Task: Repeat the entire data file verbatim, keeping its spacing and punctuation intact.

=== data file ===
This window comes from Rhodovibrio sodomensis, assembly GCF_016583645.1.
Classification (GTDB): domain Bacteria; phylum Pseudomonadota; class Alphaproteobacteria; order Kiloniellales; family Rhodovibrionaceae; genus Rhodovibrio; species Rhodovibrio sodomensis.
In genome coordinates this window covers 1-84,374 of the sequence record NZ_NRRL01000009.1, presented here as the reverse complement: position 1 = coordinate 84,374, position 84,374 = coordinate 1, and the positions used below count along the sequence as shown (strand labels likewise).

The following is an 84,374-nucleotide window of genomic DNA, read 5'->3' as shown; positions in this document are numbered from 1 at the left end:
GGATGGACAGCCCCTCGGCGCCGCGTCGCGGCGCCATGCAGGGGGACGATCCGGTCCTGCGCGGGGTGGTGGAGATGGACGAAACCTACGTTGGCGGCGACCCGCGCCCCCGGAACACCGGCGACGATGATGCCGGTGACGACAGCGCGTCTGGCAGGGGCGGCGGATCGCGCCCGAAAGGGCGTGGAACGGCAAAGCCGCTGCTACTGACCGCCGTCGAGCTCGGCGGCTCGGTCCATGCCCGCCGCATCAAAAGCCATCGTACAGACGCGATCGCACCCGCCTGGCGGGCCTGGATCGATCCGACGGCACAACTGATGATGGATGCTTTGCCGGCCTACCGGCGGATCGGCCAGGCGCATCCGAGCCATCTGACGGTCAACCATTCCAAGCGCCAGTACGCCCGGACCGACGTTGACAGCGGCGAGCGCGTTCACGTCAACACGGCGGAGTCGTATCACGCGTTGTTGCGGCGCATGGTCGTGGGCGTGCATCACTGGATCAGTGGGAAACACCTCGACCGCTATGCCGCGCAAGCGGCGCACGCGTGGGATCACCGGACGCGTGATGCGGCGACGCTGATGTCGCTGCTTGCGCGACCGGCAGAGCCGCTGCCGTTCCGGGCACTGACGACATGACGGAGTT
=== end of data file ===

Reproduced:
This window comes from Rhodovibrio sodomensis, assembly GCF_016583645.1.
Classification (GTDB): domain Bacteria; phylum Pseudomonadota; class Alphaproteobacteria; order Kiloniellales; family Rhodovibrionaceae; genus Rhodovibrio; species Rhodovibrio sodomensis.
In genome coordinates this window covers 1-84,374 of the sequence record NZ_NRRL01000009.1, presented here as the reverse complement: position 1 = coordinate 84,374, position 84,374 = coordinate 1, and the positions used below count along the sequence as shown (strand labels likewise).

The following is an 84,374-nucleotide window of genomic DNA, read 5'->3' as shown; positions in this document are numbered from 1 at the left end:
GGATGGACAGCCCCTCGGCGCCGCGTCGCGGCGCCATGCAGGGGGACGATCCGGTCCTGCGCGGGGTGGTGGAGATGGACGAAACCTACGTTGGCGGCGACCCGCGCCCCCGGAACACCGGCGACGATGATGCCGGTGACGACAGCGCGTCTGGCAGGGGCGGCGGATCGCGCCCGAAAGGGCGTGGAACGGCAAAGCCGCTGCTACTGACCGCCGTCGAGCTCGGCGGCTCGGTCCATGCCCGCCGCATCAAAAGCCATCGTACAGACGCGATCGCACCCGCCTGGCGGGCCTGGATCGATCCGACGGCACAACTGATGATGGATGCTTTGCCGGCCTACCGGCGGATCGGCCAGGCGCATCCGAGCCATCTGACGGTCAACCATTCCAAGCGCCAGTACGCCCGGACCGACGTTGACAGCGGCGAGCGCGTTCACGTCAACACGGCGGAGTCGTATCACGCGTTGTTGCGGCGCATGGTCGTGGGCGTGCATCACTGGATCAGTGGGAAACACCTCGACCGCTATGCCGCGCAAGCGGCGCACGCGTGGGATCACCGGACGCGTGATGCGGCGACGCTGATGTCGCTGCTTGCGCGACCGGCAGAGCCGCTGCCGTTCCGGGCACTGACGACATGACGGAGTT